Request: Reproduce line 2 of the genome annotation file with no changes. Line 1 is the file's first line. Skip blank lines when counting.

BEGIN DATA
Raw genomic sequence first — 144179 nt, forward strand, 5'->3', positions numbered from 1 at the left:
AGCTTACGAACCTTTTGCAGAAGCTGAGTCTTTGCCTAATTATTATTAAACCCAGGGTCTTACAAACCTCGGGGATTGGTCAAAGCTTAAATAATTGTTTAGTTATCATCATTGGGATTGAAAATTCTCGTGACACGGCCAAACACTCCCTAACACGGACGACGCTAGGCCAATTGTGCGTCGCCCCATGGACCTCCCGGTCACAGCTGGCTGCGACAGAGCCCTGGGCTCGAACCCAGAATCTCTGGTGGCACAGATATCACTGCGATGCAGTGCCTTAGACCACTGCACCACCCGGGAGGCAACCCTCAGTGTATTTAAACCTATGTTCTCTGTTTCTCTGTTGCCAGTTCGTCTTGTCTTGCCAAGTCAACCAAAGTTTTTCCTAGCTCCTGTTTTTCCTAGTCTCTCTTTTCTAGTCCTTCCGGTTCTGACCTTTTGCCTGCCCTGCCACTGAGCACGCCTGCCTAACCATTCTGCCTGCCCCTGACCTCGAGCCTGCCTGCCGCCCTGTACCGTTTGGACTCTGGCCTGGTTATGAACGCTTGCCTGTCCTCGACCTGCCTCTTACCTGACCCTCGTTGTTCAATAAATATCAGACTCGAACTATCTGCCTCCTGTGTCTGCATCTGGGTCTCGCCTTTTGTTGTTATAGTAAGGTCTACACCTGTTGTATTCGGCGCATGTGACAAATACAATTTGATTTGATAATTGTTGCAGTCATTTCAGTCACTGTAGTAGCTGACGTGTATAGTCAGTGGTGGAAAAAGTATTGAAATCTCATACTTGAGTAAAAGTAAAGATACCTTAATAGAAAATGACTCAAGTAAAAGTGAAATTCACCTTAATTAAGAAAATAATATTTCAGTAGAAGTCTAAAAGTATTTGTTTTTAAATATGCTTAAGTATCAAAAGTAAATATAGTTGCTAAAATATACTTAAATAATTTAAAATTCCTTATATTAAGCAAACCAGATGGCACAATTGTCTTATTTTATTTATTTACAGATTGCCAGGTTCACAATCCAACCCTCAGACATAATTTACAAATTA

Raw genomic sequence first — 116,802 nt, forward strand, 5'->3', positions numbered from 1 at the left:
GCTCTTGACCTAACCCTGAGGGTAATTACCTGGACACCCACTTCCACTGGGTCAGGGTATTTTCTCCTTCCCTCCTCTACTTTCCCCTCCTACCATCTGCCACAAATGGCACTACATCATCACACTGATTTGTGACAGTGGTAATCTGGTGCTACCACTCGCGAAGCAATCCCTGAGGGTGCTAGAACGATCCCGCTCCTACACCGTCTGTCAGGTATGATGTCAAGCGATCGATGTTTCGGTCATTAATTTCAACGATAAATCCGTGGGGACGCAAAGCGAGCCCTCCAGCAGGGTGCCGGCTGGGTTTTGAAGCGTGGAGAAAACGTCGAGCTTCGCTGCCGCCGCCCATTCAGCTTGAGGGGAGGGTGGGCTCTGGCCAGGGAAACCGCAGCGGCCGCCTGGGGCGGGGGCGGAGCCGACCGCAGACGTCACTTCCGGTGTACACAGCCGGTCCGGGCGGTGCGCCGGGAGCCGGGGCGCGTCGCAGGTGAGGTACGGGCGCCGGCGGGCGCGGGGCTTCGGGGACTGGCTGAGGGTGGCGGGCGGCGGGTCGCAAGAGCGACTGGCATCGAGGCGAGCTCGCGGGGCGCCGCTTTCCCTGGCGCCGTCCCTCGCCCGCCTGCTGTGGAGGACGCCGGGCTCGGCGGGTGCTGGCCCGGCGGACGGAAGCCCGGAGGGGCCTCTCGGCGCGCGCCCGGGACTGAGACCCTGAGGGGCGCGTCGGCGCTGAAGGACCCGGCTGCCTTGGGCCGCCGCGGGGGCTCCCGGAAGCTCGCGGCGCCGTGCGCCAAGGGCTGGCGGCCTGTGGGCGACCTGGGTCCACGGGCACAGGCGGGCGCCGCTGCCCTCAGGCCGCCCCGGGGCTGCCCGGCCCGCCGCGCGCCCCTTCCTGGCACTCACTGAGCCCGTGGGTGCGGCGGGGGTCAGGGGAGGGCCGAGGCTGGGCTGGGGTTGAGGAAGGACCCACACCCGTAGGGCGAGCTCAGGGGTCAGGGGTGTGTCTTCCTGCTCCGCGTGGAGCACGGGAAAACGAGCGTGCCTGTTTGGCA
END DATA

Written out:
AGCTTACGAACCTTTTGCAGAAGCTGAGTCTTTGCCTAATTATTATTAAACCCAGGGTCTTACAAACCTCGGGGATTGGTCAAAGCTTAAATAATTGTTTAGTTATCATCATTGGGATTGAAAATTCTCGTGACACGGCCAAACACTCCCTAACACGGACGACGCTAGGCCAATTGTGCGTCGCCCCATGGACCTCCCGGTCACAGCTGGCTGCGACAGAGCCCTGGGCTCGAACCCAGAATCTCTGGTGGCACAGATATCACTGCGATGCAGTGCCTTAGACCACTGCACCACCCGGGAGGCAACCCTCAGTGTATTTAAACCTATGTTCTCTGTTTCTCTGTTGCCAGTTCGTCTTGTCTTGCCAAGTCAACCAAAGTTTTTCCTAGCTCCTGTTTTTCCTAGTCTCTCTTTTCTAGTCCTTCCGGTTCTGACCTTTTGCCTGCCCTGCCACTGAGCACGCCTGCCTAACCATTCTGCCTGCCCCTGACCTCGAGCCTGCCTGCCGCCCTGTACCGTTTGGACTCTGGCCTGGTTATGAACGCTTGCCTGTCCTCGACCTGCCTCTTACCTGACCCTCGTTGTTCAATAAATATCAGACTCGAACTATCTGCCTCCTGTGTCTGCATCTGGGTCTCGCCTTTTGTTGTTATAGTAAGGTCTACACCTGTTGTATTCGGCGCATGTGACAAATACAATTTGATTTGATAATTGTTGCAGTCATTTCAGTCACTGTAGTAGCTGACGTGTATAGTCAGTGGTGGAAAAAGTATTGAAATCTCATACTTGAGTAAAAGTAAAGATACCTTAATAGAAAATGACTCAAGTAAAAGTGAAATTCACCTTAATTAAGAAAATAATATTTCAGTAGAAGTCTAAAAGTATTTGTTTTTAAATATGCTTAAGTATCAAAAGTAAATATAGTTGCTAAAATATACTTAAATAATTTAAAATTCCTTATATTAAGCAAACCAGATGGCACAATTGTCTTATTTTATTTATTTACAGATTGCCAGGTTCACAATCCAACCCTCAGACATAATTTACAAATTA